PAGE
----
Fifty years ago today Fidel Castro declared victory in his rebellion against Fulgencio Baptista-who fled Cuba the day before-and has since survived ten U.S. presidential administrations, assassination attempts, the Bay of Pigs invasion, a missile crisis that brought the world to the brink of nuclear war, the fall of the Soviet Union (its largest economic benefactor), and the U.S. embargo that has been in place since 1961.
As I wrote in my book, Inheriting the Trade, when my cousins and I visited Cuba in 2001 while making Katrina Browne’s documentary film, Traces of the Trade, I was struck by the stark contrast between what I expected to find-based on my education and what I’d learned from U.S. media-and what I actually encountered.
When we flew back to New York from José Marti International Airport in Havana the most profound observation I took home with me was the confirmation that repression of any kind-tyranny, war, isolation, embargo, etc-causes the most harm to the moms and dads and sons and daughters who want to live their lives in peace just like you and me.
The embargo against Cuba is absurd. It is the height of hypocrisy. If the United States applied equal logic to other totalitarian regimes that restrict the actions of their people and imprison political dissenters we would have an embargo in place against China and several other countries (including, at times, our own). The embargo is a cold war relic that remains in place out of habit, not logic.
In 1959 Walter Lippman said,
For the thing we should never do in dealing with revolutionary countries, in which the world abounds, is to push them behind an iron curtain raised by ourselves. On the contrary, even when they have been seduced and subverted and are drawn across the line, the right thing to do is to keep the way open for their return.
Lippman was right in 1959. His words remain true today.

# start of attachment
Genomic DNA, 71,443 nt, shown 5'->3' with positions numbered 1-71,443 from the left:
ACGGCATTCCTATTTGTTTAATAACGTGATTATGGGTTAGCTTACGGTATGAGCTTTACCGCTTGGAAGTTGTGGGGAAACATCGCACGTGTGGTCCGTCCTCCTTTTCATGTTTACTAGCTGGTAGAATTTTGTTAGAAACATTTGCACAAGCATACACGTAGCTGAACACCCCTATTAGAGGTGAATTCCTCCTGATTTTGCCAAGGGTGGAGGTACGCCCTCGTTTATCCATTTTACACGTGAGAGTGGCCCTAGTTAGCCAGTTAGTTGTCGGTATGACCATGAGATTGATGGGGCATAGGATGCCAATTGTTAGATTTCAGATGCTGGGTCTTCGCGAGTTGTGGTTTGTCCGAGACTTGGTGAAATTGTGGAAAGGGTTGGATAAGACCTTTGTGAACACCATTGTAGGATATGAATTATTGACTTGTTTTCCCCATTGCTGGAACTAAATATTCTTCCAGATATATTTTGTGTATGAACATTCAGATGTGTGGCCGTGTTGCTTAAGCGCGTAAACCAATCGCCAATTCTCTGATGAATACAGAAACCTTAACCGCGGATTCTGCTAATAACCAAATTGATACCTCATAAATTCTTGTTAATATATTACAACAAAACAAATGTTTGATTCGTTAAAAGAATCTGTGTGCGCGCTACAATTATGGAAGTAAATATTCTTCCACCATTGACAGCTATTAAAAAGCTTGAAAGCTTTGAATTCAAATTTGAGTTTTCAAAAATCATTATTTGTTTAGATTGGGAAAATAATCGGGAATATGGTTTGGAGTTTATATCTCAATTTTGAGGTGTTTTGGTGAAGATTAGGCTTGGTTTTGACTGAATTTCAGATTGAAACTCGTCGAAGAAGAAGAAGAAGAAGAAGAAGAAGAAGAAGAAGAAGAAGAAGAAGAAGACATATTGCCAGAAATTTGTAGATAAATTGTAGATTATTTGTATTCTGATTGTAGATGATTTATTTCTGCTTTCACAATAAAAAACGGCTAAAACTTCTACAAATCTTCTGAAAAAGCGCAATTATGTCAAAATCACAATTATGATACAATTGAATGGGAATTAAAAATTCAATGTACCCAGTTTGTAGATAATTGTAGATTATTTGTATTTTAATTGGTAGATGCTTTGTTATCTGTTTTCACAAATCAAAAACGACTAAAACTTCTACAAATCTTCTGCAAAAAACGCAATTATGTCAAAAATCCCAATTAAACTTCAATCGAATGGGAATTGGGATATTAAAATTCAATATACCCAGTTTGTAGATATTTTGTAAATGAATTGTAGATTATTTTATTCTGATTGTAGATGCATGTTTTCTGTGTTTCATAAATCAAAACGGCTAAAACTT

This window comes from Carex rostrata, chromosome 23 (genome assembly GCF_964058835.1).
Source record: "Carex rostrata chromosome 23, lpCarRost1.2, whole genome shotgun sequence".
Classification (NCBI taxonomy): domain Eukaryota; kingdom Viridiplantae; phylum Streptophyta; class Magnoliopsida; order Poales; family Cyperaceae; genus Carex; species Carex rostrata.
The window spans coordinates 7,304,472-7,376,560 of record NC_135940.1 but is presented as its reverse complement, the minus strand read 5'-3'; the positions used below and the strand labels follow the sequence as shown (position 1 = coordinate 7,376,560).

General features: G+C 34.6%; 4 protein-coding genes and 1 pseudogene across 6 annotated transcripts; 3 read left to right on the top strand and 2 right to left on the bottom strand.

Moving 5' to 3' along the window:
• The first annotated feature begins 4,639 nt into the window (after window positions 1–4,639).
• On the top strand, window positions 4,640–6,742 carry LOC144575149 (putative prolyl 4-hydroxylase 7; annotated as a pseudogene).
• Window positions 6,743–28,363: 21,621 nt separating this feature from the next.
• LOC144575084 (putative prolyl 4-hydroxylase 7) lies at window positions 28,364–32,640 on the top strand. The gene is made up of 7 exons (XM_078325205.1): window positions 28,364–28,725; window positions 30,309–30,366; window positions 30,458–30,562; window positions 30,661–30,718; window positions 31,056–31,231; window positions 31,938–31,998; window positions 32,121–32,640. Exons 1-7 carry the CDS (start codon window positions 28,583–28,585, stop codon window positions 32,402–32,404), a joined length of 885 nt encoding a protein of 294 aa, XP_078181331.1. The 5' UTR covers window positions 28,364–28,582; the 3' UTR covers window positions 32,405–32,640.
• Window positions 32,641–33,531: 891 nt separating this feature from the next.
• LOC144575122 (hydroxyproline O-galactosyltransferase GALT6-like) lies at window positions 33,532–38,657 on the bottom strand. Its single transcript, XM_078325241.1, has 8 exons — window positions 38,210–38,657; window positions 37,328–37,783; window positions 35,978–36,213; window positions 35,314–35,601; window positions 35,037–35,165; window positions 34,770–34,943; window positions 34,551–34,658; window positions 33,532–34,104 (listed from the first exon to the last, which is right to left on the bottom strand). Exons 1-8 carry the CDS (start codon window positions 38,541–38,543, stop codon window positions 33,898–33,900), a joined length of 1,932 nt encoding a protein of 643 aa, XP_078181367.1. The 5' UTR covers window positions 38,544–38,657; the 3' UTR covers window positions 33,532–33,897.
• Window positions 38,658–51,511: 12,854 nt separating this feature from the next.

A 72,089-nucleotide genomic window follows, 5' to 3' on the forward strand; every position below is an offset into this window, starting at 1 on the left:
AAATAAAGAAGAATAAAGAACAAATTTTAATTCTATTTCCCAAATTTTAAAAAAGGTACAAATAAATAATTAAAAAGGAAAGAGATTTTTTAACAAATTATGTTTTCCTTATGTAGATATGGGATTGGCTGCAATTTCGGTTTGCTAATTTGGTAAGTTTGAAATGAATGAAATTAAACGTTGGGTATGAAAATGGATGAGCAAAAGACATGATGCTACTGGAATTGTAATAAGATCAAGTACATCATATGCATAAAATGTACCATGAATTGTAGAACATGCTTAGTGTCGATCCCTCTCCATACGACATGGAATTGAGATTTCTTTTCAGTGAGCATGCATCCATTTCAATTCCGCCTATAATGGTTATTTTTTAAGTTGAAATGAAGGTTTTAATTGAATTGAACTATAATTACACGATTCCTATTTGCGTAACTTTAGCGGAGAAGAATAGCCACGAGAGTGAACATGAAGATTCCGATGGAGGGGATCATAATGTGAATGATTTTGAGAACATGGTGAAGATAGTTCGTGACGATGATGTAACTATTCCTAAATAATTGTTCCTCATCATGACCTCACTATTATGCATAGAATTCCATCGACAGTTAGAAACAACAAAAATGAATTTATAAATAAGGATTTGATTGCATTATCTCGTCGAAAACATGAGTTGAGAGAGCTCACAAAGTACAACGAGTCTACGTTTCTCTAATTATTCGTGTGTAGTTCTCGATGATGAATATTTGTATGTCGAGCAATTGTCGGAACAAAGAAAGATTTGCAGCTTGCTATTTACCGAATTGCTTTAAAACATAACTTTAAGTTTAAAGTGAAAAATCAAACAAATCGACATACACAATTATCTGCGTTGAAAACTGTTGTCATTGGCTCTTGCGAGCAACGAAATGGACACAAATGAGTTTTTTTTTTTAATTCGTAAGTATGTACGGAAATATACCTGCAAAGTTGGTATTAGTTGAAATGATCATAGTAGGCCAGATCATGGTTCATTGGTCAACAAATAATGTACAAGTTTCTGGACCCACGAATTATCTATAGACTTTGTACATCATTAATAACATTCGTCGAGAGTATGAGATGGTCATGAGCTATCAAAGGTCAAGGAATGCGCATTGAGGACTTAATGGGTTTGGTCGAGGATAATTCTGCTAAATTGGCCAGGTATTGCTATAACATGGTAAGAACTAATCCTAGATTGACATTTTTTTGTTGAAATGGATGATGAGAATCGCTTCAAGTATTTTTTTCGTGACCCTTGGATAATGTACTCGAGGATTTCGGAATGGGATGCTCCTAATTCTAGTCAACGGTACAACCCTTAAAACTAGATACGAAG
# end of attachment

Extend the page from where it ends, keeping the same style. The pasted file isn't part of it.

During the presidential primary campaign Barack Obama declared his willingness to meet with Raul Castro. He has promised a change in the way we approach foreign policy. He modified his language during the general campaign when-at least I hope this is the case-he felt he had to appear stronger, more militaristic, in his battle against John McCain. The campaign is over. It is time to lead. What will President Obama do?
Even a majority of the Cuban population in Florida now favors lifting the embargo. According to a poll taken just last month by the Institute for Public Opinion Research at Florida International University, 55% of Cuban-Americans in Miami-Dade County, Florida support ending the embargo. 79% believe the U.S. embargo of Cuba hasn’t worked very well, or not at all.
We now have the opportunity to approach our relationship with Cuba in a more humane, and sane, fashion than we have since the Eisenhower administration. It is time to do so. For the friends I met in 2001, with whom I have not been able to communicate since, for Arsenio, Francisco, Yanisuska, Yudania, Daniela, Yaima, Rosa, Ronel, and Aris, it is time.
End the embargo that continues to unnecessarily harm the people of Cuba. This is change we can believe in.